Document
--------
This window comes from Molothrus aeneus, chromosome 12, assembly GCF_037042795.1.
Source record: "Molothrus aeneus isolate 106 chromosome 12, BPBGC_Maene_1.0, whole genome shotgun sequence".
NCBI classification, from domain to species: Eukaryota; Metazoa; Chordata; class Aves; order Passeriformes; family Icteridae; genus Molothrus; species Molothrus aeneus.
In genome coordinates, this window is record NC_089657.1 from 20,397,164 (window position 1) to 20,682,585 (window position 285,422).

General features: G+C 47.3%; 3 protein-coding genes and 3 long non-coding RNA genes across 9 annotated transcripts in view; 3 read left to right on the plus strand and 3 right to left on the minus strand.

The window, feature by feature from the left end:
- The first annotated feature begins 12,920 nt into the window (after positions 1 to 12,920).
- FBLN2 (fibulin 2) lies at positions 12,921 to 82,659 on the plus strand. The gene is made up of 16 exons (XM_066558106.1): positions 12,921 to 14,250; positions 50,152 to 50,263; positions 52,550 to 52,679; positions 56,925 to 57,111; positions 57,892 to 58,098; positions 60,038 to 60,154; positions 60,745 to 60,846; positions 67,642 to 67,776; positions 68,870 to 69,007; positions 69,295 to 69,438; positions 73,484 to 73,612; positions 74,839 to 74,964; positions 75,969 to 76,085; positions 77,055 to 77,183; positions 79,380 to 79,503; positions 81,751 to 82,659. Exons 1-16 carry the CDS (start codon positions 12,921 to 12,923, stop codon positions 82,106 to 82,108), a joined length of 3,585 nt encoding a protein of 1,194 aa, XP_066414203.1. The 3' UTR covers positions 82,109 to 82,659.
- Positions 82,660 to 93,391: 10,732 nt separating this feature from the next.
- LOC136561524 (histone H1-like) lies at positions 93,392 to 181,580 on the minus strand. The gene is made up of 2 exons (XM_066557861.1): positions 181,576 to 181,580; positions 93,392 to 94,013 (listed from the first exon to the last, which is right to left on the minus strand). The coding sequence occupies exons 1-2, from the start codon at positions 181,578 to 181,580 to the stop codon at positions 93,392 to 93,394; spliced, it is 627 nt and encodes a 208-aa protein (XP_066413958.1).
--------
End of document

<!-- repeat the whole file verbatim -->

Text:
This window comes from Molothrus aeneus, chromosome 12, assembly GCF_037042795.1.
Source record: "Molothrus aeneus isolate 106 chromosome 12, BPBGC_Maene_1.0, whole genome shotgun sequence".
NCBI classification, from domain to species: Eukaryota; Metazoa; Chordata; class Aves; order Passeriformes; family Icteridae; genus Molothrus; species Molothrus aeneus.
In genome coordinates, this window is record NC_089657.1 from 20,397,164 (window position 1) to 20,682,585 (window position 285,422).

General features: G+C 47.3%; 3 protein-coding genes and 3 long non-coding RNA genes across 9 annotated transcripts in view; 3 read left to right on the plus strand and 3 right to left on the minus strand.

The window, feature by feature from the left end:
- The first annotated feature begins 12,920 nt into the window (after positions 1 to 12,920).
- FBLN2 (fibulin 2) lies at positions 12,921 to 82,659 on the plus strand. The gene is made up of 16 exons (XM_066558106.1): positions 12,921 to 14,250; positions 50,152 to 50,263; positions 52,550 to 52,679; positions 56,925 to 57,111; positions 57,892 to 58,098; positions 60,038 to 60,154; positions 60,745 to 60,846; positions 67,642 to 67,776; positions 68,870 to 69,007; positions 69,295 to 69,438; positions 73,484 to 73,612; positions 74,839 to 74,964; positions 75,969 to 76,085; positions 77,055 to 77,183; positions 79,380 to 79,503; positions 81,751 to 82,659. Exons 1-16 carry the CDS (start codon positions 12,921 to 12,923, stop codon positions 82,106 to 82,108), a joined length of 3,585 nt encoding a protein of 1,194 aa, XP_066414203.1. The 3' UTR covers positions 82,109 to 82,659.
- Positions 82,660 to 93,391: 10,732 nt separating this feature from the next.
- LOC136561524 (histone H1-like) lies at positions 93,392 to 181,580 on the minus strand. The gene is made up of 2 exons (XM_066557861.1): positions 181,576 to 181,580; positions 93,392 to 94,013 (listed from the first exon to the last, which is right to left on the minus strand). The coding sequence occupies exons 1-2, from the start codon at positions 181,578 to 181,580 to the stop codon at positions 93,392 to 93,394; spliced, it is 627 nt and encodes a 208-aa protein (XP_066413958.1).